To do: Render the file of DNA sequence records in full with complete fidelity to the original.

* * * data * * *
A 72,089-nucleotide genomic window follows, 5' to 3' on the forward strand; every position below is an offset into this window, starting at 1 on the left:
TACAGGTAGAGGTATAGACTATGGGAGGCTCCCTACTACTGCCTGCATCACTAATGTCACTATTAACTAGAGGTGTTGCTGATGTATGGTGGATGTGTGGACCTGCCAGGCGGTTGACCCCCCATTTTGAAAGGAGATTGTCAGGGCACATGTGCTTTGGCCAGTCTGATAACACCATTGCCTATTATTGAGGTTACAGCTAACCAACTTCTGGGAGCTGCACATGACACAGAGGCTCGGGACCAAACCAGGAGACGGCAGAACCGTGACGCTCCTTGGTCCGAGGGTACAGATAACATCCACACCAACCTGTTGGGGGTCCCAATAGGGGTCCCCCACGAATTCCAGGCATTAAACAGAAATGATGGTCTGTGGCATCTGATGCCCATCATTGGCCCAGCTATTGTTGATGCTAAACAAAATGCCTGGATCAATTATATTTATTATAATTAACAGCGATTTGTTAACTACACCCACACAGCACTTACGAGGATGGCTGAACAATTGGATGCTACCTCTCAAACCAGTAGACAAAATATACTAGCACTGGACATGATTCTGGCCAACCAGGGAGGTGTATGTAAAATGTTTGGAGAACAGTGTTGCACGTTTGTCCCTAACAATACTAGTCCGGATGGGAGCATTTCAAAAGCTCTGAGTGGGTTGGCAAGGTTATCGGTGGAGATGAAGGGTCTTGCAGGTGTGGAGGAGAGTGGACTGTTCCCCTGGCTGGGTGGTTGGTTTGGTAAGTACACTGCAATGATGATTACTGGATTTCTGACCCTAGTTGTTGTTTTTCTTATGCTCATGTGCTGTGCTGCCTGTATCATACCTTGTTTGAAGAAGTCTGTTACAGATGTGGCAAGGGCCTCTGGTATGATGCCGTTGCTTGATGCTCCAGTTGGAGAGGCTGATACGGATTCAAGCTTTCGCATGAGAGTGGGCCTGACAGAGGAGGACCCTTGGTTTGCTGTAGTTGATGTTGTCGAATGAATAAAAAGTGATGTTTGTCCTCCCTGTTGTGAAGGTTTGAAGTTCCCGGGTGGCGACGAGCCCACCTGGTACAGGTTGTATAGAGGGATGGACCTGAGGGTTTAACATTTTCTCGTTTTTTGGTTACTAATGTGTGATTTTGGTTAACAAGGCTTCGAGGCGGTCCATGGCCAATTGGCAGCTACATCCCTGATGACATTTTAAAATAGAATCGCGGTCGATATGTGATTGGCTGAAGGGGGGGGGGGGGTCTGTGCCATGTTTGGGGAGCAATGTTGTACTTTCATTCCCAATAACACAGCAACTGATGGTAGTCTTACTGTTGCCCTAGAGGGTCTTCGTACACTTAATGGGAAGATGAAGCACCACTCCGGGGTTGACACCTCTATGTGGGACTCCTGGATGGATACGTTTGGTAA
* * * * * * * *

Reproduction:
A 72,089-nucleotide genomic window follows, 5' to 3' on the forward strand; every position below is an offset into this window, starting at 1 on the left:
TACAGGTAGAGGTATAGACTATGGGAGGCTCCCTACTACTGCCTGCATCACTAATGTCACTATTAACTAGAGGTGTTGCTGATGTATGGTGGATGTGTGGACCTGCCAGGCGGTTGACCCCCCATTTTGAAAGGAGATTGTCAGGGCACATGTGCTTTGGCCAGTCTGATAACACCATTGCCTATTATTGAGGTTACAGCTAACCAACTTCTGGGAGCTGCACATGACACAGAGGCTCGGGACCAAACCAGGAGACGGCAGAACCGTGACGCTCCTTGGTCCGAGGGTACAGATAACATCCACACCAACCTGTTGGGGGTCCCAATAGGGGTCCCCCACGAATTCCAGGCATTAAACAGAAATGATGGTCTGTGGCATCTGATGCCCATCATTGGCCCAGCTATTGTTGATGCTAAACAAAATGCCTGGATCAATTATATTTATTATAATTAACAGCGATTTGTTAACTACACCCACACAGCACTTACGAGGATGGCTGAACAATTGGATGCTACCTCTCAAACCAGTAGACAAAATATACTAGCACTGGACATGATTCTGGCCAACCAGGGAGGTGTATGTAAAATGTTTGGAGAACAGTGTTGCACGTTTGTCCCTAACAATACTAGTCCGGATGGGAGCATTTCAAAAGCTCTGAGTGGGTTGGCAAGGTTATCGGTGGAGATGAAGGGTCTTGCAGGTGTGGAGGAGAGTGGACTGTTCCCCTGGCTGGGTGGTTGGTTTGGTAAGTACACTGCAATGATGATTACTGGATTTCTGACCCTAGTTGTTGTTTTTCTTATGCTCATGTGCTGTGCTGCCTGTATCATACCTTGTTTGAAGAAGTCTGTTACAGATGTGGCAAGGGCCTCTGGTATGATGCCGTTGCTTGATGCTCCAGTTGGAGAGGCTGATACGGATTCAAGCTTTCGCATGAGAGTGGGCCTGACAGAGGAGGACCCTTGGTTTGCTGTAGTTGATGTTGTCGAATGAATAAAAAGTGATGTTTGTCCTCCCTGTTGTGAAGGTTTGAAGTTCCCGGGTGGCGACGAGCCCACCTGGTACAGGTTGTATAGAGGGATGGACCTGAGGGTTTAACATTTTCTCGTTTTTTGGTTACTAATGTGTGATTTTGGTTAACAAGGCTTCGAGGCGGTCCATGGCCAATTGGCAGCTACATCCCTGATGACATTTTAAAATAGAATCGCGGTCGATATGTGATTGGCTGAAGGGGGGGGGGGGGTCTGTGCCATGTTTGGGGAGCAATGTTGTACTTTCATTCCCAATAACACAGCAACTGATGGTAGTCTTACTGTTGCCCTAGAGGGTCTTCGTACACTTAATGGGAAGATGAAGCACCACTCCGGGGTTGACACCTCTATGTGGGACTCCTGGATGGATACGTTTGGTAA